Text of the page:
The Autry announces the reconfiguration of part of its Romance Gallery to prominently feature Western art from the early twentieth century. Focused on the unique, regional landscapes of the desert Southwest and coastal California, this installation explores the people and places that artists were drawn to as they sought to redefine the West by looking at who, what, and where artists chose to paint following the close of the historical frontier.

Artists often saw life in the West in terms of its differences from the Eastern cities where they had previously lived. Whereas city life often left a person—as D. H. Lawrence put it—feeling “dead, dark, and buried,” the Southwest seemed to possess an uplifting visual aesthetic that enhanced daily living. Many believed that Pueblo Indian culture was driven by an innate artistic spirit, and their paintings of Native people reflect this belief. While Indian life preoccupied many artists in New Mexico, blossoming resort communities from Santa Fe to Southern California also became subjects. In Southern California, some artists documented the burgeoning social scene of Los Angeles, from the docks of San Pedro to the downtown plaza, whereas others celebrated the unspoiled beauty of the coast. As they created images that touted the visual landscapes and cultural life of these Western destinations, they promoted ideas about place that remain embedded within their modern identity.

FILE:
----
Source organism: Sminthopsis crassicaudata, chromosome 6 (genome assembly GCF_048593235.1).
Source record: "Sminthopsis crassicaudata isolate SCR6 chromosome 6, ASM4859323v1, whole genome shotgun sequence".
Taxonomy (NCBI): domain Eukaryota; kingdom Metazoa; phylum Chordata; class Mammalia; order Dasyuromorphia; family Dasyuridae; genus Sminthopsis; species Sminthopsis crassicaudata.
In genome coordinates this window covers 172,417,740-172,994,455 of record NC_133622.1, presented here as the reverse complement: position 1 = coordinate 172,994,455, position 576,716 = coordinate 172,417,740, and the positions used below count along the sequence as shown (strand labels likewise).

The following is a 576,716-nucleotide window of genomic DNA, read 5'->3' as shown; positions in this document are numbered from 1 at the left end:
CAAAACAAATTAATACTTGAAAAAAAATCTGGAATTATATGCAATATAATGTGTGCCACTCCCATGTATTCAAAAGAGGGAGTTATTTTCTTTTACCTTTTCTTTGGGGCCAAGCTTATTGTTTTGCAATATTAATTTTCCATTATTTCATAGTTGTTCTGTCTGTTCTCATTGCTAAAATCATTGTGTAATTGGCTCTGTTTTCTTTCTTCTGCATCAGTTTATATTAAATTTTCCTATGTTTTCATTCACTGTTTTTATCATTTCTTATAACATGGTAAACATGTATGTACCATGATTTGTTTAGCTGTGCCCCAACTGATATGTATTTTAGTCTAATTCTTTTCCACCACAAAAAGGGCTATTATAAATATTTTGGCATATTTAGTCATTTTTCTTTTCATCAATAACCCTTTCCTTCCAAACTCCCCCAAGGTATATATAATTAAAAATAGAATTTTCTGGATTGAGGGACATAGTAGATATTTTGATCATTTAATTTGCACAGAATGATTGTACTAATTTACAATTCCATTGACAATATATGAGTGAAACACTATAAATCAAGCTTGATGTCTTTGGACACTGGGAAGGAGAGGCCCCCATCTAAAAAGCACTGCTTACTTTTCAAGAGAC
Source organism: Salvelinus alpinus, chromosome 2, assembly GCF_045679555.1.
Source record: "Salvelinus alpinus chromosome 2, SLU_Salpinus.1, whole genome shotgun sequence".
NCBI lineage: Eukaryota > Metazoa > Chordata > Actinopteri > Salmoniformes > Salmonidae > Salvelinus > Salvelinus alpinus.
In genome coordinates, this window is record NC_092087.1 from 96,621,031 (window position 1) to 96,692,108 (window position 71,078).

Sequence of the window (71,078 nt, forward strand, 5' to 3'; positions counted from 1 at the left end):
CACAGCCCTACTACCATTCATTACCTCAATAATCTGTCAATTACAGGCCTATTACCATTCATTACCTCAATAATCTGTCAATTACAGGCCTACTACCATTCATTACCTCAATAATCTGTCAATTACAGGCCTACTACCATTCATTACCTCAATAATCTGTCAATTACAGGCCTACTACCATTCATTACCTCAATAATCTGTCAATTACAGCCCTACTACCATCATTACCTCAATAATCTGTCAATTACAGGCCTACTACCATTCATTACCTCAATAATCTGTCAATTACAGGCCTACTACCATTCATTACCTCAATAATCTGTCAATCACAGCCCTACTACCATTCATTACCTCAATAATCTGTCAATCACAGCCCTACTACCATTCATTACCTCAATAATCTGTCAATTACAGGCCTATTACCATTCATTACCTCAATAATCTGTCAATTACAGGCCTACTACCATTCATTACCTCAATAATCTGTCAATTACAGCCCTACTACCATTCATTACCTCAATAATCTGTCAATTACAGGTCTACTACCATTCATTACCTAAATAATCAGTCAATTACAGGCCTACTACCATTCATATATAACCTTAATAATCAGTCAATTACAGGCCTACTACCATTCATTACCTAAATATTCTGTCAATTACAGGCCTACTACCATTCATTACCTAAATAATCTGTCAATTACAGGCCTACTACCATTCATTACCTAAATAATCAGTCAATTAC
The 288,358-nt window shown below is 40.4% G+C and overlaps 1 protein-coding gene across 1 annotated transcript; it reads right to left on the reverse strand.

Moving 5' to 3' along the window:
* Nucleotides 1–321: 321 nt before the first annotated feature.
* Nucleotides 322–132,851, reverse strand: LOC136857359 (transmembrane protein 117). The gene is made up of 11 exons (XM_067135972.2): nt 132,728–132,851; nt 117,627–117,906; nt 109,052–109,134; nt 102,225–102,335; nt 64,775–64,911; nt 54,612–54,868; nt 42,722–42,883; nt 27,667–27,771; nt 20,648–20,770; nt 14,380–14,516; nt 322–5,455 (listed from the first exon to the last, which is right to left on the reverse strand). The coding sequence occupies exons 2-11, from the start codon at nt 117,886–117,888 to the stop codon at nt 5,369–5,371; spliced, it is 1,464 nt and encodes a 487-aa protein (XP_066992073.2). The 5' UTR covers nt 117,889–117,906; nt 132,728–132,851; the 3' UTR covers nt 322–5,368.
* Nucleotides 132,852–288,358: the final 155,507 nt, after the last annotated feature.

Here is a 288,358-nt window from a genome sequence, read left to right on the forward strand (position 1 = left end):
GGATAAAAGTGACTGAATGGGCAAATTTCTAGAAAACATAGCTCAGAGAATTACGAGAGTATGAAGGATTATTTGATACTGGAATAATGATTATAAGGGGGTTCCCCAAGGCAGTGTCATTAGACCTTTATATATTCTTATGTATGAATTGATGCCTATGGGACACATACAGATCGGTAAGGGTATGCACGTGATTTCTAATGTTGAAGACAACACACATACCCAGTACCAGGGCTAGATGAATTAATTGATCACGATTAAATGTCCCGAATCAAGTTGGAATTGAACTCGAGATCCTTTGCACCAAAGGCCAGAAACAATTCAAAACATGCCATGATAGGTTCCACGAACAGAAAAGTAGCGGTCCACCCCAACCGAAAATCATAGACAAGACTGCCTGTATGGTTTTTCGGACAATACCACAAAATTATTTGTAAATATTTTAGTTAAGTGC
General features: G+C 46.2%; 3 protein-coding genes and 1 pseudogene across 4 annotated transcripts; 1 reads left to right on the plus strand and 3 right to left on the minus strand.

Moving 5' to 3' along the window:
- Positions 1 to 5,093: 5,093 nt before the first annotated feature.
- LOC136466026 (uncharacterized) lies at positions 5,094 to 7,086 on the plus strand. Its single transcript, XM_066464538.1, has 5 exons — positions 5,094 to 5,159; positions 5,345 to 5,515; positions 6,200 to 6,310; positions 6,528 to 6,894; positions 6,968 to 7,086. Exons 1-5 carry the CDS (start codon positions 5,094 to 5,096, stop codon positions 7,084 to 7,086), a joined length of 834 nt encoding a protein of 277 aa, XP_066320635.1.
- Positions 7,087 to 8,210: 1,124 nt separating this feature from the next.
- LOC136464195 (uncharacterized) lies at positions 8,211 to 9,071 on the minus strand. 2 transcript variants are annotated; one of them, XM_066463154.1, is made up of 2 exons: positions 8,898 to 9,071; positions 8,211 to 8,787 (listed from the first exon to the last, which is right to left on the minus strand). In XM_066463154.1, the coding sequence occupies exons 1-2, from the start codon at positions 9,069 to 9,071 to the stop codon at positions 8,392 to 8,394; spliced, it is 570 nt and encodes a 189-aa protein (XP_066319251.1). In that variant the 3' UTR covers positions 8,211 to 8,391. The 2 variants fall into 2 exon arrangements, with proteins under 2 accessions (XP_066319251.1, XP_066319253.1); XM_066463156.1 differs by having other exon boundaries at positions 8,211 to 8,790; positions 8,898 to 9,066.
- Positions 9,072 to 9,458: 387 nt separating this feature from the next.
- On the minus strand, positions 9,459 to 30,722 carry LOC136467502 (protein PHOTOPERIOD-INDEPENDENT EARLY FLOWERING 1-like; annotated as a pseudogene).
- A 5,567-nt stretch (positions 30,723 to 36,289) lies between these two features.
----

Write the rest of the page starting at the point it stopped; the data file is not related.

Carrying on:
In addition to the landscape of the West, artists were fascinated by its people. The Pueblo Indians and Hispanic families of Northern New Mexico were represented in individual portraits as the visual personification of their respective geographical settings. By focusing on Native and Hispanic cultures as immersed in traditions of craftsmanship, artists believed they were capturing values lost in the quest for industrial progress. The quest for a life spent in harmony with nature also fueled creative production across Southern California, where artists’ groups from La Jolla to the Bay Area created a supportive environment for art. Unlike their counterparts in New Mexico, however, California painters often overlooked the Native population in favor of a more exclusive focus on the private gardens and ocean resorts in works of landscapes and leisure that conveyed the relaxed, stylish qualities that California continues to export to the world.

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Exhibitions and events


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